We think that the environment since 2008 has been similar to previous post-crisis environments, especially those following the First World War and the Great Depression of the 1930s.
The diagram below attempts to put some structure around a post credit-crisis world. Initially, the burden falls on the central bankers, who become the ‘lords of finance’; they are in control, with elected governments forced to sit on the sidelines and focus on austerity. This time around, authorities have avoided a depression, but only by increasing debt levels.
Unfortunately, a prolonged period of weak growth and rising wealth inequality leads to the response on the left-hand side of the diagram: growing support for anti-establishment, anti-trade and populist political parties, and votes for change, such as the referendum on UK membership of the European Union. An anti-trade approach has been seen before in the US Tariff Act of 1930, otherwise known as the Smoot-Hawley Tariff, which was blamed for compounding the effects of the depression.
Typically, incumbent governments and their central bankers will respond along the lines of the path on the right-hand side of the diagram.
There comes a point when monetary stimulus is exhausted, and governments need to step in with fiscal stimulus. In the 1930s, this came in the form of the ‘New Deal’, and perhaps after one last attempt by central bankers to crush interest rates down to zero (or below), we may get something similar now. This involves governments borrowing money by issuing bonds, which are then bought with printed money from the central bank. If this money were then put to productive use, it could lead to further investment.
The Swiss can currently issue a 30-year bond with a negative yield, and put it to good use by building another long tunnel through the Alps. The UK government isn’t quite experiencing negative yields yet, but a new airport in the Thames, for example, could be funded with historically cheap long-term money.
Why might this be necessary? The Brexit vote has raised uncertainty and hit two vulnerable areas:
- The UK property market (specifically in the South East) has benefitted from the availability of cheap finance and the search for yield. The added demand of foreign investors seeking a safe haven has led to affordability levels dropping off the scale and supply reaching all-time highs.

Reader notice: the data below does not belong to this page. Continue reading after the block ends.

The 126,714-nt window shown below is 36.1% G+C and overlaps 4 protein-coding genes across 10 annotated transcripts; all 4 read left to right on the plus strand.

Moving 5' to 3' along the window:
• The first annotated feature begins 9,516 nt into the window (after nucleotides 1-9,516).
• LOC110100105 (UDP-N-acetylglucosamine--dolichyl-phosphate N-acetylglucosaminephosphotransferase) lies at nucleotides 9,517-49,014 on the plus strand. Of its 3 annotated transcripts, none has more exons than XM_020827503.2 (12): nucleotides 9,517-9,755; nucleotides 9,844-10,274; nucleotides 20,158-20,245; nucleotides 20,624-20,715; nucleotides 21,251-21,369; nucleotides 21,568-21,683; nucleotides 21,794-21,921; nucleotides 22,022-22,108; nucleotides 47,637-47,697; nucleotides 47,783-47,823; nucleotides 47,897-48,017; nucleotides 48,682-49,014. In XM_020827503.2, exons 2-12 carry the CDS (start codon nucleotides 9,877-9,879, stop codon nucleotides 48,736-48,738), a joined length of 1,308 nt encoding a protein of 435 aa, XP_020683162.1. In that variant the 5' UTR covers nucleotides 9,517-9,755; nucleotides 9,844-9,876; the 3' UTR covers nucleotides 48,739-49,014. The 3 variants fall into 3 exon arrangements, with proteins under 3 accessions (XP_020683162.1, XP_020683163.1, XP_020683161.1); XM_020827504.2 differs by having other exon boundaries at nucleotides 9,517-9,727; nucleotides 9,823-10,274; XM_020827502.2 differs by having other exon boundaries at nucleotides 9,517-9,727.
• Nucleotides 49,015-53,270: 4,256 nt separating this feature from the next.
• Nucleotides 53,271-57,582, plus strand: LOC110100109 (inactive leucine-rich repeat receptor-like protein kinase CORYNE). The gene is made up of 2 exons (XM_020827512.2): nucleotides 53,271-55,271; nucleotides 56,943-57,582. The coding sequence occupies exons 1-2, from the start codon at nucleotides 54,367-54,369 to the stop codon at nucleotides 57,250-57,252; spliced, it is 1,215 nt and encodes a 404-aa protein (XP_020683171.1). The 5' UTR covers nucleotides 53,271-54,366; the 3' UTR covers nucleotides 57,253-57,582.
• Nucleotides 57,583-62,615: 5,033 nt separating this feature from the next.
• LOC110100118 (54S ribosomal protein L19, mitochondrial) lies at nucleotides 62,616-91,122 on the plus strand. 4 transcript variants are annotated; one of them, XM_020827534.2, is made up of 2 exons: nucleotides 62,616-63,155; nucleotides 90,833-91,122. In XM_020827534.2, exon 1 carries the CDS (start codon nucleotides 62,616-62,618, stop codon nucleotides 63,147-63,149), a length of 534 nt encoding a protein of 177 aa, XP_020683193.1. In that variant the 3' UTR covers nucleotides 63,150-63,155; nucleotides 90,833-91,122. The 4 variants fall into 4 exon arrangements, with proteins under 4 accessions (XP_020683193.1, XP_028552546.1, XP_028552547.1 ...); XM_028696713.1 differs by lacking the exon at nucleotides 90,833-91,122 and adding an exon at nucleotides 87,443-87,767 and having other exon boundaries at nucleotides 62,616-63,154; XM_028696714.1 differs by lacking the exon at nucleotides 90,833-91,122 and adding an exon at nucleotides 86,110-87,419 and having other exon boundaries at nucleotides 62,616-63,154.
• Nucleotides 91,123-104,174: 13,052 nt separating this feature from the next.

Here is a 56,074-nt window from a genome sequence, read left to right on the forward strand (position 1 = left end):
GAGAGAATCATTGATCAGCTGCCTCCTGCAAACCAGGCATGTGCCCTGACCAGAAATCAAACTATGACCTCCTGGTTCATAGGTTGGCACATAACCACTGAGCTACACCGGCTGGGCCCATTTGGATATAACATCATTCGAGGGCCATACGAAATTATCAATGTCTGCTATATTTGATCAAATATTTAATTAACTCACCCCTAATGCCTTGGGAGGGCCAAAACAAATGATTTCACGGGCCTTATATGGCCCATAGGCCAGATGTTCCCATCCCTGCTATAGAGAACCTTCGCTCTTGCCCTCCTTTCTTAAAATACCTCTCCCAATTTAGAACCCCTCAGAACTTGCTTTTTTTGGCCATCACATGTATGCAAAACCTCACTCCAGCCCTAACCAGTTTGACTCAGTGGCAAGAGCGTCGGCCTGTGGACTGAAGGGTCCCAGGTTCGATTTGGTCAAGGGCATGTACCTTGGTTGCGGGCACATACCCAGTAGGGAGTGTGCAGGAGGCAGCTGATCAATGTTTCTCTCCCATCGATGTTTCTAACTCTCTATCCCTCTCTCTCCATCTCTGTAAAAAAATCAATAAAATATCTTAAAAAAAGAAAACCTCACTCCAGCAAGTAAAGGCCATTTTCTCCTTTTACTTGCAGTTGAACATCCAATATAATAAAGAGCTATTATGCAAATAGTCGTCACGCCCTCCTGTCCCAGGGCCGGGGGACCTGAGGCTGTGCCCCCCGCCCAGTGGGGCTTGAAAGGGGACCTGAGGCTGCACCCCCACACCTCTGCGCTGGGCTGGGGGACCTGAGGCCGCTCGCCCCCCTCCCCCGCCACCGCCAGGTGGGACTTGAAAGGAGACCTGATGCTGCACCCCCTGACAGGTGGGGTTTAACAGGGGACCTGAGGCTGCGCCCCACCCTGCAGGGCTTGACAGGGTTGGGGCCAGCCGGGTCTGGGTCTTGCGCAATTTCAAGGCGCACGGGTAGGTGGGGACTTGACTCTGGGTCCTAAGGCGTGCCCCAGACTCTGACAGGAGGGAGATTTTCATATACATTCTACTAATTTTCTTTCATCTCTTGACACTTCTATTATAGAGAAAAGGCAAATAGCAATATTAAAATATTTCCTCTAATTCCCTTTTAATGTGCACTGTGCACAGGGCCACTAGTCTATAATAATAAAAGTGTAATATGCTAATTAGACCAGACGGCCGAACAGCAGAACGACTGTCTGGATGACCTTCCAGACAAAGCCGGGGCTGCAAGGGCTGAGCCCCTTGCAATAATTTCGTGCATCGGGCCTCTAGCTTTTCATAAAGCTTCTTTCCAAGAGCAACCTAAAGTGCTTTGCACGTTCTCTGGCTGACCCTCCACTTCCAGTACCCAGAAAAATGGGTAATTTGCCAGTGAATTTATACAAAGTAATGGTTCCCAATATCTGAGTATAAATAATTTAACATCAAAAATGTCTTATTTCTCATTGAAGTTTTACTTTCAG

However, there have been a series of negative shocks through tax changes, higher burdens on foreign ownership (in terms of both tax and more onerous disclosure requirements) and, most recently, the Brexit vote. The resulting price falls have forced a variety of property funds to add gates to stop withdrawals, and stirred growing anxiety about who is exposed to the sector.
These changes in the property market are unlikely to be as bad as those of the US sub-prime crisis, and there is a valid argument that property funds should not be daily dealing anyway. But, coming at a time of low growth and loose monetary policy, the shock could be significant.
- The banking sector in both the UK and Europe. Negative interest rates and falling asset prices are not a good recipe for banks which already have a high level of non-performing loans.
For now, given the uncertainty of the UK’s relationship with its largest trading partner and the lack of leadership in government, the Bank of England seems likely to remain the only defence, and we believe it will loosen monetary policy further by cutting rates close to zero and then restarting quantitative easing (QE – bond purchases). The decline in sterling is also helping, but, as with all one-off currency devaluations, it worsens the environment for trading partners.
Meanwhile, we think the US Federal Reserve has probably missed its chance to raise rates, especially as we expect the economy to be slowing in the second half of the year anyway.
In Europe, where we have seen more instances of negative rates and increasing use of QE, it’s hard to see what else the authorities can do, particularly when one factors in the need to placate an increasingly anti-establishment electorate. Talk of broadening QE buying to allow greater purchases of ‘periphery’ debt seems a logical first step, but ultimately policymakers need to address the banking system’s bad debt problems. Could the ECB be allowed to buy bank debt?
The central banks have a few more tricks up their sleeves, but so far they have failed to solve the problems they face, while arguably causing others (such as asset-price bubbles and the deflationary expansion of capacity in the economy). Increasing talk of fiscal expansion is likely, but we have to hope we don’t require an economic depression before it is implemented.